Check that Undertail!
I have personally been really keen on this subject. Why? I think Icelandic Redwings ssp. coburni are overlooked. I have features I am keen to test. What can be learned about this curious insular population of NW Europe? Identification was covered/ explored in a chapter the Challenge Series: WINTER. Now time to test it.
Peter Alker is based at Orell, near Wigan, Greater Manchester. Here his ringing and bird study is carried out with precision. Visit Two in a Bush to see!
Mid October, Norwick, Unst
Some of my last perambulations involved watching Redwings arriving at Norwick, Unst and managing a few photos. All the birds seen fit the ‘Scandinavian’ or better nominate iliacus profile. One of those is photographed above. Most notable feature to me being the nice white open breast area and lots of gaps of white among dark streaking.
27th October, nr Wigan, Greater Manchester
“Bird of the day and the main reason for this post was a Redwing that I considered to be of the Icelandic race ‘coburni’. When I saw it at the far end of 18m net I knew it was likely to be one, assuming I am correct of course. It was darker than any of the other Redwings, was more heavily marked, had striking undertail coverts and even felt bigger when extracted and was in the hand.”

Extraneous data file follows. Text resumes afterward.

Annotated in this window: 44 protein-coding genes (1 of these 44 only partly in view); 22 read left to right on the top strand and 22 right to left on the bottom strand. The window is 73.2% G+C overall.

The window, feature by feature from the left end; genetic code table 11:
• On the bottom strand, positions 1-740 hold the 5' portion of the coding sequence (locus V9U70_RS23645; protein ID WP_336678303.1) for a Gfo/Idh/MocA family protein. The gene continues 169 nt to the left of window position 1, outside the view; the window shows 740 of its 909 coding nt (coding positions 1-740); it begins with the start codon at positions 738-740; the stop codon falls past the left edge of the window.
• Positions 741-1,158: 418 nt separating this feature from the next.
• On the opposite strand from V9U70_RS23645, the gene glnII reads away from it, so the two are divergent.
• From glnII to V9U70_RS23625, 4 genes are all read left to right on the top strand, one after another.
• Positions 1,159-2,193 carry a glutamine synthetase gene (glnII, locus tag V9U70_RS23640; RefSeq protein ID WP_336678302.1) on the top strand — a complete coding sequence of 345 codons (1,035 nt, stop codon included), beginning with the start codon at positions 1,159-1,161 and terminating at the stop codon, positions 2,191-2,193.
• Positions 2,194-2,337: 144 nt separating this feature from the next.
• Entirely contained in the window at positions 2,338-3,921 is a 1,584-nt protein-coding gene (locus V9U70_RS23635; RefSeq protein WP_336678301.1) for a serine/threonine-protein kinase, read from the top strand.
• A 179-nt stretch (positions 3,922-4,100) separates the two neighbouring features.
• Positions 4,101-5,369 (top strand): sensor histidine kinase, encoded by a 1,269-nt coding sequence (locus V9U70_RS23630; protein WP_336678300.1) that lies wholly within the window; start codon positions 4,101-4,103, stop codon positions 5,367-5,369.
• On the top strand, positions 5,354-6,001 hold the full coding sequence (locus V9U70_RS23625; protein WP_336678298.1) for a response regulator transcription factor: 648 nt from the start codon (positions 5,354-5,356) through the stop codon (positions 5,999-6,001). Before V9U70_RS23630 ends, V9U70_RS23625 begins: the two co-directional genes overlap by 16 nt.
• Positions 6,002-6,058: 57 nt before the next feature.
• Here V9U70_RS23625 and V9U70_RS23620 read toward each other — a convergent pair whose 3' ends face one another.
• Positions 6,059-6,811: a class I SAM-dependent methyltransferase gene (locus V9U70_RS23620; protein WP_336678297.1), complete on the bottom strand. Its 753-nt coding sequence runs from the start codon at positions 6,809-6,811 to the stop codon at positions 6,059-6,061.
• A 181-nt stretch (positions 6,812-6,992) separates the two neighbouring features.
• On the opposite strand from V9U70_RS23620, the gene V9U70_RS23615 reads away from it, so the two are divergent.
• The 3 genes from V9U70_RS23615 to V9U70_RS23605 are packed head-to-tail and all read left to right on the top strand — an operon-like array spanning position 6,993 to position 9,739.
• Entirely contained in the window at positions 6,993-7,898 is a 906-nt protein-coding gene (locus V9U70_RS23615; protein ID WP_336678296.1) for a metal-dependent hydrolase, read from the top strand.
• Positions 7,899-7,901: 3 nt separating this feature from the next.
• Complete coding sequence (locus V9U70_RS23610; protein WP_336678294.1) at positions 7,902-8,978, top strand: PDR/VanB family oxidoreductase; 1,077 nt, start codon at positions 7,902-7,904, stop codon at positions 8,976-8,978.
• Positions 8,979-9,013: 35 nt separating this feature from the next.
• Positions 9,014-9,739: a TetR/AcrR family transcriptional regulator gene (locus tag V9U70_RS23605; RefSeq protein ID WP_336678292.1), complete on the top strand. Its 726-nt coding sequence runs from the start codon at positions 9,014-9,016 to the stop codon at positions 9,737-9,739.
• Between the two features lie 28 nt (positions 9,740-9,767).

That’s Peter Alker speaking having rung some 750 Redwings- all seemingly nominate iliacus.
Here’s a rough overview of the features from Challenge Series: WINTER Compare these directly with Peter’s photos. Are the features there? Here’s a small selection of his photos but you will need to go to Two in a Bush to get the full picture!
- Subtle darker plumage sometimes obviously darker crown and ear coverts
- More often yellow wash to head and breast
- Broader dark feather centres over underparts- white breast centre more ‘filled in (clearer in photo above)
- Dark legs not pale legs
- Undertail coverts feathers extensively or sometimes wholly dark – possibly diagnostic on extreme birds
- Wing length. Any redwing with a wing length up and beyond 124++ mm should attract attention (coburni have on average the longest wings)